Road 96: Review

Have you ever had a song stuck in your head, one that just won’t go away no matter how hard you try? Well, if you have had the chance to play DigixArt’s latest game Road 96 then you might know what I mean… to be clear I am not talking about the one song that pops up in the game every so often, you know the one, the one you don’t know the words too but sticks in the ear.


Road 96 was initially released on the 16th of August 2021 for the Nintendo Switch and the PC. However, it has recently moved on to the other consoles and is one of the newer releases for Game Pass. As with any game that comes out on Game Pass there is always a bit of trepidation when downloading it. However, we here at the Robot Republic are here to give you the down low on the road trip of a lifetime.



Road 96 takes place in the fictional country of Petria and everything is…not okay. Your country finds itself gripped in the clutches of a tyrannical regime that kidnaps teenagers. Now, normally in this kind of plot, you would be the leader of the uprising hunting down the tyrant's men etc. This is not the case in Road 96, instead, you take control of numerous teenagers making the walk to the border to escape. This trip isn’t an easy one and is full of danger, but the characters you will meet on the way and the choices you make will either help or hamper you.


The game takes place over five episodes and, at the beginning of each one, you pick one of the teenagers to make the trip. Each of these teens comes with a different amount of money and stamina. Once you have chosen your teen your adventure begins. Each trip has you cover the country as your chosen teen tries to reach the border while controlling their funds and their energy. Throughout their journey, they will meet 7 different characters and interact with them in overarching storylines.



These seven characters are the strength of the game and their writing is, generally, fantastic. They range from the ex-leader of the freedom fighters, the host of the nationalist TV show and a psychopathic cab driver. Each one of their stories slowly evolves as the game progresses and they interact with each other and the player. These interactions range from endearing to…downright horrifying. Looking at you cabbie, looking at you.


There is more to this game than just sitting in a car talking to people. In truth, the variety of gameplay is quite staggering. I’ll give the best example I can by recounting my first trip (one that might be a constant in all replays) I started by waking up in a truck and soon had to grab a nail gun to fight off road bandits while advising the driver on romance. After I had been dropped off I passed out and found myself being picked up by the police. When I started my next journey I ended up riding in a limo with the host of the local chat show as we drove through the lines of protesters, then wound up controlling a motorbike as two criminals hunted down a killer.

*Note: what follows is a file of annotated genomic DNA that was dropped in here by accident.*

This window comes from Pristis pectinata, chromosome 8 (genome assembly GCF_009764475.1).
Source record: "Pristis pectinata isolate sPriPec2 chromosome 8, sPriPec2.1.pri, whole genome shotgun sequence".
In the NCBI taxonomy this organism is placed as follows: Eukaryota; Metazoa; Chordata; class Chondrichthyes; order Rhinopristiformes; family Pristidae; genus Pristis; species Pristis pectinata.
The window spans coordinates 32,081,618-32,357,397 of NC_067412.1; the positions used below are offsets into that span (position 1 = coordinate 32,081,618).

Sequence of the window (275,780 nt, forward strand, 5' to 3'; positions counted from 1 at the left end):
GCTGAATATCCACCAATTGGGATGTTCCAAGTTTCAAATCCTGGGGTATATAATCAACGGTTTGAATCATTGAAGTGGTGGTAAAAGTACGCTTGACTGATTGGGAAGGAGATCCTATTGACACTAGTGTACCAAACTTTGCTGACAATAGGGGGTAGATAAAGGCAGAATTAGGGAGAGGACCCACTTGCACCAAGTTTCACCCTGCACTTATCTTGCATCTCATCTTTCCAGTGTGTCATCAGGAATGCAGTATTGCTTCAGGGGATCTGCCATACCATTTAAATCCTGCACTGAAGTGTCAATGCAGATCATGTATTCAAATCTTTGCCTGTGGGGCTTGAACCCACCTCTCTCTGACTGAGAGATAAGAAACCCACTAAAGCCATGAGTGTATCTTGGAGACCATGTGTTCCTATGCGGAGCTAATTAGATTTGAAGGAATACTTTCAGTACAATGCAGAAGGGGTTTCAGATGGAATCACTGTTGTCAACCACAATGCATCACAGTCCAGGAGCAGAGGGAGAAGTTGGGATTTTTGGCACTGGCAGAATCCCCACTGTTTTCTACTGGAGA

The plots that are shown through these characters, like the hunting down the killer quest, follow through each playthrough. You’ll learn more about the characters and their interactions and slowly unravel the plots. It should be stated that this isn’t a roguelike, so everything you earn in terms of skills will be transferred to new characters. This arguably makes things easier, and it does take away from some of the danger once you have all the skills and can steal cars with ease. Thankfully, the game knows this is how the end game tends to play out and the interactions work around your chosen mode of transport. You will also be making choices, often in the form of dialogue. These choices will impact the ending you get and how some characters react to you.


There is one weakness with the characters and the writing, but it may be small depending on your mindset. You will meet characters that have a relationship in the world, but your character never really mentions it to them. For instance, you can meet a mother and son on the same trip but can’t use that knowledge to any benefit. It becomes frustrating as your character stands there mutely, but you the player are yelling for the chance to mention it.



Graphically the game makes use of a simplistic cell-shaded design and it looks good for what it is. The character designs aren’t amazing, and they can’t really emote in any way but the plot and the progression make up for it. The game's main strength comes from its plot and the music, especially the music. There are more than just songs, there are tones and melodies that fit with the emotion of the scene. It all blends together to make the adventure feel epic and the emotion all comes rushing forwards.


Road 96 is a niche game, that much is certain. It isn’t really like any game I’ve ever played and it does it all well. There are some faults and some failures, some of the accents certainly miss the mark, but even the missteps are easy to overlook. If you want a game that really isn’t like anything else you ever played, then this is it.


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